One of our first shows outside of DC was in New York in 1990 and we went and stayed with these skinheads in the Lower East Side. The whole block was barricaded off and there were cops on either end of the street, but there were squatters in these anyway. Now they’re probably $15 million apartments. Anyways, we’re just old guys telling stories about the good old days!
There was an article last week on ThillList talking about a major U.S. ska resurgence in the air …
There’s always something in the air. Sometimes you’re in a legal state and sometimes you’re not in a legal state … For us, we were on the tail end of 2 Tone and right at the beginning of the third wave, but we weren’t aware of what was going on at the time, and then five years into it you have this name because Hepcat‘s playing and The Slackers and The Pietasters and Voodoo Glow Skulls, and all these other bands. And then everyone got popular and then everybody hated ska, and then there was swing, and then there was garage, and then punk rock came back around again.
We were still playing then, and it kind of felt like, “It’s not necessarily over, but that wave has passed.” Then all of a sudden, we’re playing in the early 2000s and the rooms are full and there’s a whole new generation of people, it’s like, “Wow this is pretty cool!” Then there are bands like Askultura from Miami, and The Snails from Philadelphia, and some really good young bands that I see. Askultura has this whole school bus that they drive around in and they’re cooking baloney sandwiches on a grill out back it’s like, “I remember when we were eating like that—those were awesome!” We used to buy a loaf of bread and a thing of baloney and each band member would get to choose a fruit or vegetable each day and that was the rotation. But it was cool man, that’s years of going around in circles and it’s nice to see that there’s still an enthusiasm.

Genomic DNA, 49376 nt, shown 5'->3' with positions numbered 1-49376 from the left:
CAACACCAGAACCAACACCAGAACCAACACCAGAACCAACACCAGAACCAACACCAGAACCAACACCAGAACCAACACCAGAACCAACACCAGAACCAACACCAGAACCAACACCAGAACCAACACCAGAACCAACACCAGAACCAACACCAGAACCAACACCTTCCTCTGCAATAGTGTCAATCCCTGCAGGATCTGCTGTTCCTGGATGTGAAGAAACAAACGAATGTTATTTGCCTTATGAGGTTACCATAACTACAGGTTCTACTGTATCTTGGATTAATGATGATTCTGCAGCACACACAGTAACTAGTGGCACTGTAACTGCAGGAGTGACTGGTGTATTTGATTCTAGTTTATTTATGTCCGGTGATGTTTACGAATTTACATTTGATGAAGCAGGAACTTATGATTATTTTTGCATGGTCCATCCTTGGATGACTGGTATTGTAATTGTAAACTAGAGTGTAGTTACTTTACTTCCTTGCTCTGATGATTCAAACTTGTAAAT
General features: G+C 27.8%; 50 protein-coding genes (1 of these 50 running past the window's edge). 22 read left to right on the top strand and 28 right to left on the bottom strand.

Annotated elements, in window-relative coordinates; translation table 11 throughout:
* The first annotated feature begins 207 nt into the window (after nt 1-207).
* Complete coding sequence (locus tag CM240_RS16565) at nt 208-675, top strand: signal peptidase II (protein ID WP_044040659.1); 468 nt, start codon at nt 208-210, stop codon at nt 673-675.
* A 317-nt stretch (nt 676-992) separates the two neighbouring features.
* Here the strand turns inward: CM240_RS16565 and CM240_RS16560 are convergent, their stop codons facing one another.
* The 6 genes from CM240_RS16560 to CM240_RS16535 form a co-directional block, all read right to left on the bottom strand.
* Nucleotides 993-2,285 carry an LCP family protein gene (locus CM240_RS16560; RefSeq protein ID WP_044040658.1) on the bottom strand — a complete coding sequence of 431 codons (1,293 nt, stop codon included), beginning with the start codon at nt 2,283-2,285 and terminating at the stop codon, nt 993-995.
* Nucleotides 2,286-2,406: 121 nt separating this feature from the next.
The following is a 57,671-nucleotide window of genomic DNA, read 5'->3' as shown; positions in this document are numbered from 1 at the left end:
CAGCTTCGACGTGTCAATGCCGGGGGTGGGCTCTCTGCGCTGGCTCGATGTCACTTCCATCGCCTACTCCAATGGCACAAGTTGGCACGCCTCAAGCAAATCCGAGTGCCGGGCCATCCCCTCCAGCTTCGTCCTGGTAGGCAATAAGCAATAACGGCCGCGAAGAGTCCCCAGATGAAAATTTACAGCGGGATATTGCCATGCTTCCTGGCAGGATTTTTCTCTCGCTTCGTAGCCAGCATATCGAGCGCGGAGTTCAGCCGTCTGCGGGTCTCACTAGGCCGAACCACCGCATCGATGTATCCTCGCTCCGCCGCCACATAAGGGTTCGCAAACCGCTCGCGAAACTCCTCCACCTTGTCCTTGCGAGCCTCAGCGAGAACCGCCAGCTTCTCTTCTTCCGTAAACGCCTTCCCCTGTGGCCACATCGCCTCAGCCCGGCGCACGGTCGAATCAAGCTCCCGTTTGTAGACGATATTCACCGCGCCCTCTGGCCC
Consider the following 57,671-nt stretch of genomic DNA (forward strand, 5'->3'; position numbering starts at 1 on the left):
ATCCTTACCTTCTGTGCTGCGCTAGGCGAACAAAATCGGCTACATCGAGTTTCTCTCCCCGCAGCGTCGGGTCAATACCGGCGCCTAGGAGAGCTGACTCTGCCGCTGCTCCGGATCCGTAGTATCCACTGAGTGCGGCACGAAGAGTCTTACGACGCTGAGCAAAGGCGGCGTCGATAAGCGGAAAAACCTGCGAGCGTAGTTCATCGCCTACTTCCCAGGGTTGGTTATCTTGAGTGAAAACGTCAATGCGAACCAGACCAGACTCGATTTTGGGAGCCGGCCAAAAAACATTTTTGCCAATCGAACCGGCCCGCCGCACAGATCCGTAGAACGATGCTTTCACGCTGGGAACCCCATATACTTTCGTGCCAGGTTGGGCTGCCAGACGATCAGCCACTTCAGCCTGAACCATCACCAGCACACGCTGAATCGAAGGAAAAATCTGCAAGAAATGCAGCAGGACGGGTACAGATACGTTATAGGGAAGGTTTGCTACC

It’s hard to believe that it’s been ten years since All Day was released. And new Pietasters music on the horizon?
We got a ton of songs that we don’t know what to do with them in this landscape of records. Do you put out a single every month and then an album at the end, do you put out a video every two months? Then you think, how do people consume music? We used to like to put together an album with songs, and put them in a certain order and obviously nobody does that anymore, nobody listens to it that way anymore. There’s a little bit of discussion within the band; do you dump it all at once or do you put it out month by month, digital downloads, you press vinyl? It’s not the old days of we’re gonna put it on a CD and we might do a record and maybe a cassette…
You’re just a few years away from your 30th anniversary as frontman for one of the most exciting bands in business. After hundreds and hundreds of high-energy shows, what keeps you going?
It’s fun. It’s fun to get up and sing songs and dance around with your friends. We played a great show at the Hard Rock (Cafe in Pittsburgh) last night with Keystone Vibe and INCO FidO. Great bands. We saw people we haven’t seen in years. They drove from Cleveland, and Cincinnati, and Columbus, and I don’t know, man. I’m still very enthusiastic and naïve and excited about seeing friends and drinking beers and stuff like that. That’s why I do it. I can’t speak for the rest of the guys in the band but it’s just really fun to have a good time. There’s still music and fun in The Pietasters’ future!